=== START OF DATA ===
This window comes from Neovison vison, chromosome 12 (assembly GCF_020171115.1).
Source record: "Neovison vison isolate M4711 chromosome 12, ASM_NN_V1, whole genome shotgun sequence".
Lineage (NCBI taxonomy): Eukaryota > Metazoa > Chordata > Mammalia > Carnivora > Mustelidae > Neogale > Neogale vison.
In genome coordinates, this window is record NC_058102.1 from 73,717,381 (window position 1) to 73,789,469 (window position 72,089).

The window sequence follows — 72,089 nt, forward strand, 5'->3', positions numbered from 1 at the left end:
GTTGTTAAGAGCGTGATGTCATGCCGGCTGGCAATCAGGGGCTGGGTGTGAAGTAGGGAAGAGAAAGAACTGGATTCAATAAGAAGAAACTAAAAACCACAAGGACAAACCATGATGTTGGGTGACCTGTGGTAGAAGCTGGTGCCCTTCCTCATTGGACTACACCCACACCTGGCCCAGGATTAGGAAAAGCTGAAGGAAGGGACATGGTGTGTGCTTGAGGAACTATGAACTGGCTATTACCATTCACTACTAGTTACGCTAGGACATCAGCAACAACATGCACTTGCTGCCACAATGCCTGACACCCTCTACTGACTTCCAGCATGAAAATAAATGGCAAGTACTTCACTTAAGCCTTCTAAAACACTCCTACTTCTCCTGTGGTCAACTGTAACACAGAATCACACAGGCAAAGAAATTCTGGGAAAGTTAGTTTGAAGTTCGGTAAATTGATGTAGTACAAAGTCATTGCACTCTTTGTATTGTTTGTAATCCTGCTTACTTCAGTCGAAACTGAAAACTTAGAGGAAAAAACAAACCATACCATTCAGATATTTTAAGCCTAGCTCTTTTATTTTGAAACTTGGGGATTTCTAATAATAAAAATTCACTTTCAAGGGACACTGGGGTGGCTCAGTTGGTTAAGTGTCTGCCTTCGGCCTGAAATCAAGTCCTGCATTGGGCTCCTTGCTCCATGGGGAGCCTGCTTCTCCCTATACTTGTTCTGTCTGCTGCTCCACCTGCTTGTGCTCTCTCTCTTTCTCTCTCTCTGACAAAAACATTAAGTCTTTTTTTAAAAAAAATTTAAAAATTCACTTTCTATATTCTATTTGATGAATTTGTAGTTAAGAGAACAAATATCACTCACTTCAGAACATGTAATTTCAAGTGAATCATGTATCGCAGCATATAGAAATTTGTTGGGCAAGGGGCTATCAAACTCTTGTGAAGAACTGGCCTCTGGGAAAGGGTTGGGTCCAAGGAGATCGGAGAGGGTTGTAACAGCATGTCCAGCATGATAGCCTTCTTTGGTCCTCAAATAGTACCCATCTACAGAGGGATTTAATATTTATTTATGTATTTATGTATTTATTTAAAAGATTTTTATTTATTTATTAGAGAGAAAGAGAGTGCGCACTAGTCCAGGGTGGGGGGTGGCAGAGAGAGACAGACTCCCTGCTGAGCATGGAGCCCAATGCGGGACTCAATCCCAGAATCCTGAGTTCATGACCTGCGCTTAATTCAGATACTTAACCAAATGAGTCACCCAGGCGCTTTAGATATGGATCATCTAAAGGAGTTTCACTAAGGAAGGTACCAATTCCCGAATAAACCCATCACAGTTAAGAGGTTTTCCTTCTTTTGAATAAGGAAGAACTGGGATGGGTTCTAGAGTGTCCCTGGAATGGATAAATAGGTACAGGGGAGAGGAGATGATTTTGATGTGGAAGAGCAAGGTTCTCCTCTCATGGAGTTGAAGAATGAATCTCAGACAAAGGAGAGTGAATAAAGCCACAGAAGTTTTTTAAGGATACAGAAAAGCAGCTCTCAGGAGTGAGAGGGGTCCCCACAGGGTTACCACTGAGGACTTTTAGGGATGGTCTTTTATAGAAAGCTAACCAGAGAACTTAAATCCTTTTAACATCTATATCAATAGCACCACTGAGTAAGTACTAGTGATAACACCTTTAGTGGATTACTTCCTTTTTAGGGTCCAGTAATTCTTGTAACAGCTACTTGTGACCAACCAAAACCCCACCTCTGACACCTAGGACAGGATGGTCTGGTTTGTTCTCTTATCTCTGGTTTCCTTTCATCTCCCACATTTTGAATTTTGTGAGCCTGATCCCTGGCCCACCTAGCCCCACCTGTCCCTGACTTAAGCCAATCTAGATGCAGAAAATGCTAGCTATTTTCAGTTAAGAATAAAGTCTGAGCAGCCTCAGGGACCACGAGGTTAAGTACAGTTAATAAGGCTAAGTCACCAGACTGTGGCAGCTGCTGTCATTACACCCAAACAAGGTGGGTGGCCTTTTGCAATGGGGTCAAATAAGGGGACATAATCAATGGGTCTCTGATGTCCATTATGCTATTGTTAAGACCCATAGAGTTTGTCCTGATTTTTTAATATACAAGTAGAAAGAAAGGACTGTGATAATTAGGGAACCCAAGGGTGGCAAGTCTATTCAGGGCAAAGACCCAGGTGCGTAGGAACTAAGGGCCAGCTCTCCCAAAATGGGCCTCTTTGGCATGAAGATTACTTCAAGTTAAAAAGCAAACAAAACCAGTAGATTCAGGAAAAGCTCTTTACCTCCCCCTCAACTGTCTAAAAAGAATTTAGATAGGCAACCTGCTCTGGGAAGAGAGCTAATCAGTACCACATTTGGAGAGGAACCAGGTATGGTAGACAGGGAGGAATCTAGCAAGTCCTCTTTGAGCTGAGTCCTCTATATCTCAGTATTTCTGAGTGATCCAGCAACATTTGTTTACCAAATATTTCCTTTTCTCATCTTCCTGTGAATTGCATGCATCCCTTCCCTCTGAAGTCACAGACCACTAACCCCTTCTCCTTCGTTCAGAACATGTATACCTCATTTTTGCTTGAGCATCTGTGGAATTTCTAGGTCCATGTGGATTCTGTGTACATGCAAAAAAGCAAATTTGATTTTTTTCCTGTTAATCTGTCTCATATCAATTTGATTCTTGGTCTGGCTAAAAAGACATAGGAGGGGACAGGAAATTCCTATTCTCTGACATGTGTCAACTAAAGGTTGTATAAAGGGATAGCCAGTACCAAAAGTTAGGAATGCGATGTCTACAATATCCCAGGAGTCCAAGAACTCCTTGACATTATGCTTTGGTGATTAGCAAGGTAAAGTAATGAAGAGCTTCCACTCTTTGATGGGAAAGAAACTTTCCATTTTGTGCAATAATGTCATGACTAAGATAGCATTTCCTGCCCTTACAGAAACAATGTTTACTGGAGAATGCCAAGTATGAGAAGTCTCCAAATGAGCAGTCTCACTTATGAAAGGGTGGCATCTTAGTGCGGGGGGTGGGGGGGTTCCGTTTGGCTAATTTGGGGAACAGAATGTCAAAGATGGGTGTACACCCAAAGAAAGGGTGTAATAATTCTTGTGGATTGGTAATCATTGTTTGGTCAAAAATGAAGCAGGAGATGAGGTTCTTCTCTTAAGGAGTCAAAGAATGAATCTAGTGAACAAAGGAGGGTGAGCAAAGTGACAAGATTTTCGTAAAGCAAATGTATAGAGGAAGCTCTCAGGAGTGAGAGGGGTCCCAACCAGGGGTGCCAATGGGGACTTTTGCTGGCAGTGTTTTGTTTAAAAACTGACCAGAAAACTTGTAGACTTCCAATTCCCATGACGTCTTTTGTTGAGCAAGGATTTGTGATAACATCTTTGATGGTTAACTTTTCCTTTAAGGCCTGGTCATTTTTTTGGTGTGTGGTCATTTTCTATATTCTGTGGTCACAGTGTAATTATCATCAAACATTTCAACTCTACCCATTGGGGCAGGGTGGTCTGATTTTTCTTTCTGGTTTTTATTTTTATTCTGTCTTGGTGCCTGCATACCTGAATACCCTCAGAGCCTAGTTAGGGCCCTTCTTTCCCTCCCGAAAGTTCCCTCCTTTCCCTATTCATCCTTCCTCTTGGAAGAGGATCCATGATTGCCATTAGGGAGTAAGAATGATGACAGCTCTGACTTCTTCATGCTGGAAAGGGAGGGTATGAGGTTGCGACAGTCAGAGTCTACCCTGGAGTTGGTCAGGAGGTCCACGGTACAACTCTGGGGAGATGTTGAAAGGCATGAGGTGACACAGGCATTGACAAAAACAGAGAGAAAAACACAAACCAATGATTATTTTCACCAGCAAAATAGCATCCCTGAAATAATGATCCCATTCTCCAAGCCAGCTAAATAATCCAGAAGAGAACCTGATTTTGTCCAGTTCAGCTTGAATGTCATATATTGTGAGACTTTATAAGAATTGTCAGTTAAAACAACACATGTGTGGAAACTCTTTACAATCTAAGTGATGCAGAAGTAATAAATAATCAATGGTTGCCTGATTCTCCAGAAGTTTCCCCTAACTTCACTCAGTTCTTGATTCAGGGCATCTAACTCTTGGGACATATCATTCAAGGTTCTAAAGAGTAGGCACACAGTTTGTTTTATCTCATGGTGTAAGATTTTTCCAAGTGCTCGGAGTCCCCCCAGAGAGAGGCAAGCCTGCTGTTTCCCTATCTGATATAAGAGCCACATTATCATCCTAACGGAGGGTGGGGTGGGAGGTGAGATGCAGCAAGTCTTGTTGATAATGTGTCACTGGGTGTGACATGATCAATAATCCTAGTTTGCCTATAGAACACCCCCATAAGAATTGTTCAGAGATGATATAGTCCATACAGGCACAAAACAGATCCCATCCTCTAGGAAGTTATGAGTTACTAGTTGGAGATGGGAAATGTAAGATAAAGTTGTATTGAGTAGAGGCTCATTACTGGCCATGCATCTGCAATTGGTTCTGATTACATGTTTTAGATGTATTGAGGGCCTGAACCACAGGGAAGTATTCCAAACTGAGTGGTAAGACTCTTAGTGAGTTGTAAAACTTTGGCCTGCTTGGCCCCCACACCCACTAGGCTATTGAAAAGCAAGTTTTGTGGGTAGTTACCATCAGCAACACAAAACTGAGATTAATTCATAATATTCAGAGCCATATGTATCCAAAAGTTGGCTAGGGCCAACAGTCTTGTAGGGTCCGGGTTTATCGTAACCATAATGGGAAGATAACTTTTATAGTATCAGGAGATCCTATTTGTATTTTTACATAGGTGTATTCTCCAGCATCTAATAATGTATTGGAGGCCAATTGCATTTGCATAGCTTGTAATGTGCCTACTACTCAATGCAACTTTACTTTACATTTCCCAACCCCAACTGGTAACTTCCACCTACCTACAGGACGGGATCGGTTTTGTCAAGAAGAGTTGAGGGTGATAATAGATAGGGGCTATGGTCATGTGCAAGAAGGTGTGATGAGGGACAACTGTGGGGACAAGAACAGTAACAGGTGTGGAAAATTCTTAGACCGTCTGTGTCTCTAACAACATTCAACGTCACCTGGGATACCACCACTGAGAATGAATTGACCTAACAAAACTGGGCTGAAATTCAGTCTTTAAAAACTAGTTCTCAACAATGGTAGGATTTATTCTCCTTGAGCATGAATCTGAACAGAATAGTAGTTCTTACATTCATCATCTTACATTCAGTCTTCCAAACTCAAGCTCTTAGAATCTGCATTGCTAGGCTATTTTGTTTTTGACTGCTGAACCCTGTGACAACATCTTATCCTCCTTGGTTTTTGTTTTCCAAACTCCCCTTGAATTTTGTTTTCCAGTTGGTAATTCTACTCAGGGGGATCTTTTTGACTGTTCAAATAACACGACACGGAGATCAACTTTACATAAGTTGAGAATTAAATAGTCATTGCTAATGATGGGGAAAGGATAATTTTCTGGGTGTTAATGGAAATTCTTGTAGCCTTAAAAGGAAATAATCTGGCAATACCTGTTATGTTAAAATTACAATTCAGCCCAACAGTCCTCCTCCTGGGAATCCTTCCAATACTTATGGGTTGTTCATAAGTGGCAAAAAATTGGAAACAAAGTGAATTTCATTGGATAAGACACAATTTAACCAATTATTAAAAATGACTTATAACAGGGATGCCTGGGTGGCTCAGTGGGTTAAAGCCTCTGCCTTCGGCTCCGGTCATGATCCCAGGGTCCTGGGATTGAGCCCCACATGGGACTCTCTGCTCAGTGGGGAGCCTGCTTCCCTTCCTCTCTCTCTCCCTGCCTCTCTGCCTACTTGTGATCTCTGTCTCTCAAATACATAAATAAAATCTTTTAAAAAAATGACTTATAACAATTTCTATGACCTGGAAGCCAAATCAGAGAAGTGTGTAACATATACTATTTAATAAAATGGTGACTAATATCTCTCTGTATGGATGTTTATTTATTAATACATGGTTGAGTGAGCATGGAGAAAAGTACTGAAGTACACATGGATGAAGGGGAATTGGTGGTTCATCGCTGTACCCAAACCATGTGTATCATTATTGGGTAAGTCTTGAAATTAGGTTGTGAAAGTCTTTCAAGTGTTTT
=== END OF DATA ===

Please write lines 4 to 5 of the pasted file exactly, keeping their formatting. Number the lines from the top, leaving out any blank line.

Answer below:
In genome coordinates, this window is record NC_058102.1 from 73,717,381 (window position 1) to 73,789,469 (window position 72,089).

The window sequence follows — 72,089 nt, forward strand, 5'->3', positions numbered from 1 at the left end: